import numpy as np import numpy.linalg as npla import scipy.linalg as spla import matplotlib.pyplot as pt
Suppose we are modeling a relationship between $x$ and $y$, and the "true" relationship is $y = a+bx$:
a = 4 b = 2 def f(x): return a + b*x plot_grid = np.linspace(-3, 3, 100) pt.plot(plot_grid, f(plot_grid))
[<matplotlib.lines.Line2D at 0x7f1323d14ac8>]
But suppose we don't know $a$ and $b$, but instead all we have is a few noisy measurements (i.e. here with random numbers added):
npts = 5 np.random.seed(22) points = np.linspace(-2, 2, npts) + np.random.randn(npts) values = f(points) + 0.3*np.random.randn(npts)*f(points) pt.plot(plot_grid, f(plot_grid)) pt.plot(points, values, "o")
[<matplotlib.lines.Line2D at 0x7f132c121a90>]
What's the system of equations for $a$ and $b$?
Now build the system matrix $M$--a Vandermonde matrix:
(We'll call it $M$ because $V$ conventionally used for the result of the SVD)
M = np.array([ 1+0*points, points, ]).T M
array([[ 1. , -2.09194992], [ 1. , -2.46335065], [ 1. , 1.08179168], [ 1. , 0.76067483], [ 1. , 1.50887086]])
What's the right-hand side vector?
Now solve the least-squares system:
U, sigma, VT = npla.svd(M)
print(U.shape) print(sigma.shape) print(VT.shape)
(5, 5) (2,) (2, 2)
Determine $x$, from $U\Sigma V^T \mathbf x = \mathbf b$, where $\mathbf b$ is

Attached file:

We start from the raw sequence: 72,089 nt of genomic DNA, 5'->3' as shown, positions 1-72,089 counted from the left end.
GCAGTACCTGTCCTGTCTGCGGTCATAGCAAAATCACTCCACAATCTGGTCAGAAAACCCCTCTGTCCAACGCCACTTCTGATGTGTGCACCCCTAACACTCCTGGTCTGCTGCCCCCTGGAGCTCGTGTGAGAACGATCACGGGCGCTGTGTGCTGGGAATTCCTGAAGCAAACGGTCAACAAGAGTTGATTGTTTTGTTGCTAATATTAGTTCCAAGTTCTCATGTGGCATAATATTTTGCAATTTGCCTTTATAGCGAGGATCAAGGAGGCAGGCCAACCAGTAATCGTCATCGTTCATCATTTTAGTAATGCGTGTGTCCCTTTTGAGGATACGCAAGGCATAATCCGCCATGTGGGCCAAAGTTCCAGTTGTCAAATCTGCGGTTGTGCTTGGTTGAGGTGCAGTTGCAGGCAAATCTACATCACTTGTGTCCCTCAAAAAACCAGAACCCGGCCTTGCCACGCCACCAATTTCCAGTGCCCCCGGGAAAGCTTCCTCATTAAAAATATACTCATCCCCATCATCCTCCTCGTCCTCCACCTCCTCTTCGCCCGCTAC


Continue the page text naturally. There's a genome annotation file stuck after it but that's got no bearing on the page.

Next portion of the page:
x = VT.T@((U.T@values)[:2] / sigma)
Recover the computed $a$, $b$:
a_c, b_c = x
def f_c(x): return a_c + b_c * x pt.plot(plot_grid, f(plot_grid), label="true", color="green") pt.plot(points, values, "o", label="data", color="blue") pt.plot(plot_grid, f_c(plot_grid), "--", label="found",color="purple",) if 0: # show residual components pt.vlines(points, np.minimum(f_c(points), values), np.maximum(f_c(points), values), color="red", lw=2) pt.legend(loc="best")
<matplotlib.legend.Legend at 0x7f1323ae1e10>
# - Little red bars connecting the data to the computed fit line. # - No. The residual is only computed against the known data, not the unknown true model.
# - The fit gets better # - Least squares "punishes" outliers with the square of their distance. # So outliers have a habit of severely wrecking a least squares fit. # - We should recover the exact data. # - No problem--just add coefficients. # - No problem--just use a different Vandermonde matrix.